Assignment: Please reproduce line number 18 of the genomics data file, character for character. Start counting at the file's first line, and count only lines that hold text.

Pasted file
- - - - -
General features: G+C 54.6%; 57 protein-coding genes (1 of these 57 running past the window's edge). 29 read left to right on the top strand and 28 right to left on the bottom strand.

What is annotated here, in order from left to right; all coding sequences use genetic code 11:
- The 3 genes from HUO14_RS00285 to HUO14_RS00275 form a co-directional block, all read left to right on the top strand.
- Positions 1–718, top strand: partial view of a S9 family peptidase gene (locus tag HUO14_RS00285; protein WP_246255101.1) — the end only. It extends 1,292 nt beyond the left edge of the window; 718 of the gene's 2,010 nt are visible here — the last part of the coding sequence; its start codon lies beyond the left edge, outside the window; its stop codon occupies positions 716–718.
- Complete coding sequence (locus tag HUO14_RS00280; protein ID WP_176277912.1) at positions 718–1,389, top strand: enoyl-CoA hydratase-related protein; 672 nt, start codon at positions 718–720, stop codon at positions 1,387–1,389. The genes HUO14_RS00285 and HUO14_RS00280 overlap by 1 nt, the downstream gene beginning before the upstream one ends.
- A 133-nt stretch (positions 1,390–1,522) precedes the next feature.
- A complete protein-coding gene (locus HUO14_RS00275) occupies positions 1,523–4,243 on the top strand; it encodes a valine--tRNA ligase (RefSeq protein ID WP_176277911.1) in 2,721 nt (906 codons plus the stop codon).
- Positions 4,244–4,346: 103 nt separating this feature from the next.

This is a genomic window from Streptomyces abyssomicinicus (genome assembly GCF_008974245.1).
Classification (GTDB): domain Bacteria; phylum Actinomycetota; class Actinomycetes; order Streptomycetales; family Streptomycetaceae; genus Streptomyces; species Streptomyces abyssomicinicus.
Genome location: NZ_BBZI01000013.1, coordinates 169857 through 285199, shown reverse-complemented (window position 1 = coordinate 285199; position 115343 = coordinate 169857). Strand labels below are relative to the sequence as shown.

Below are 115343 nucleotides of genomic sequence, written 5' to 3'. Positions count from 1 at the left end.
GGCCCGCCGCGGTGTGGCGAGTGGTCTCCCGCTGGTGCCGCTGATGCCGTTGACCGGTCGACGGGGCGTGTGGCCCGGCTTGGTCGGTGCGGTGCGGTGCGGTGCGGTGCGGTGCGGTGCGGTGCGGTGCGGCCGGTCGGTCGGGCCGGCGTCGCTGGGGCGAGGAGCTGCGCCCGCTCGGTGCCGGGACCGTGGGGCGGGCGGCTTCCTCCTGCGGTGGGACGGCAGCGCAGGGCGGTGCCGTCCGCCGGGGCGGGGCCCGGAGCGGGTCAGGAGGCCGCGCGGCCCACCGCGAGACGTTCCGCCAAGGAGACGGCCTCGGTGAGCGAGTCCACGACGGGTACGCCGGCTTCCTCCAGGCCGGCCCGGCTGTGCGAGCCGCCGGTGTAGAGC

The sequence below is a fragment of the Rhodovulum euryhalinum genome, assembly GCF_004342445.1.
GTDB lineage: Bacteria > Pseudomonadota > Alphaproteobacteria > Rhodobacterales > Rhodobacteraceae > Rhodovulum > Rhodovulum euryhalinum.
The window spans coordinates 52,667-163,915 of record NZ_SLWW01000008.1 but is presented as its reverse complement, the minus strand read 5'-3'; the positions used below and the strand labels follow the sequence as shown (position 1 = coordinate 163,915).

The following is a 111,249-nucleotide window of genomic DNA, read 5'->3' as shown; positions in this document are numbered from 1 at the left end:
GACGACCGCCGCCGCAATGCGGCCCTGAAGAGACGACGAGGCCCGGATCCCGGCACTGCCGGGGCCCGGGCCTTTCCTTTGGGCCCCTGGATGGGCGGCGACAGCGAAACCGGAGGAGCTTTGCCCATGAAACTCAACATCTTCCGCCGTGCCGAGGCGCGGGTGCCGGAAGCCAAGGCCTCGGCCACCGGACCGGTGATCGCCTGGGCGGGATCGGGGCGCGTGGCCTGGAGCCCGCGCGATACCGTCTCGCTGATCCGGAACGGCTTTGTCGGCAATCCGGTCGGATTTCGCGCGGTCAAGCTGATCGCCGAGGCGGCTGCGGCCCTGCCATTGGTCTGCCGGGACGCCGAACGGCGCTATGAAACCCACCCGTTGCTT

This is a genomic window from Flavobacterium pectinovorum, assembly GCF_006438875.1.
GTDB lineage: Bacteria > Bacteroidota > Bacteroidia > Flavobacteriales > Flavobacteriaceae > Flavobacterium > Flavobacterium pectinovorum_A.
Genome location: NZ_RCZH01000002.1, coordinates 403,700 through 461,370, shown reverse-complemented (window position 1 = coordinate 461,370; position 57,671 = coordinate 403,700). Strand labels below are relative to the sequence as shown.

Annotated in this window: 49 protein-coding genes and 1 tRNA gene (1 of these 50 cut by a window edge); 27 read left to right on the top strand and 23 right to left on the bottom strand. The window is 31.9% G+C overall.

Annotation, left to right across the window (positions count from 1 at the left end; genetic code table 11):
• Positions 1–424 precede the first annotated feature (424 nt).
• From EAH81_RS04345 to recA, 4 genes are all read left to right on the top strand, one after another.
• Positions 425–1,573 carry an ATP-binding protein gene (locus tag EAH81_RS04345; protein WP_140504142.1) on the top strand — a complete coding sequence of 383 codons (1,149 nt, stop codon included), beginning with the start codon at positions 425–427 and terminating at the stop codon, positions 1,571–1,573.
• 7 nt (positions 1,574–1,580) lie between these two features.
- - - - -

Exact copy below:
GACGACCGCCGCCGCAATGCGGCCCTGAAGAGACGACGAGGCCCGGATCCCGGCACTGCCGGGGCCCGGGCCTTTCCTTTGGGCCCCTGGATGGGCGGCGACAGCGAAACCGGAGGAGCTTTGCCCATGAAACTCAACATCTTCCGCCGTGCCGAGGCGCGGGTGCCGGAAGCCAAGGCCTCGGCCACCGGACCGGTGATCGCCTGGGCGGGATCGGGGCGCGTGGCCTGGAGCCCGCGCGATACCGTCTCGCTGATCCGGAACGGCTTTGTCGGCAATCCGGTCGGATTTCGCGCGGTCAAGCTGATCGCCGAGGCGGCTGCGGCCCTGCCATTGGTCTGCCGGGACGCCGAACGGCGCTATGAAACCCACCCGTTGCTT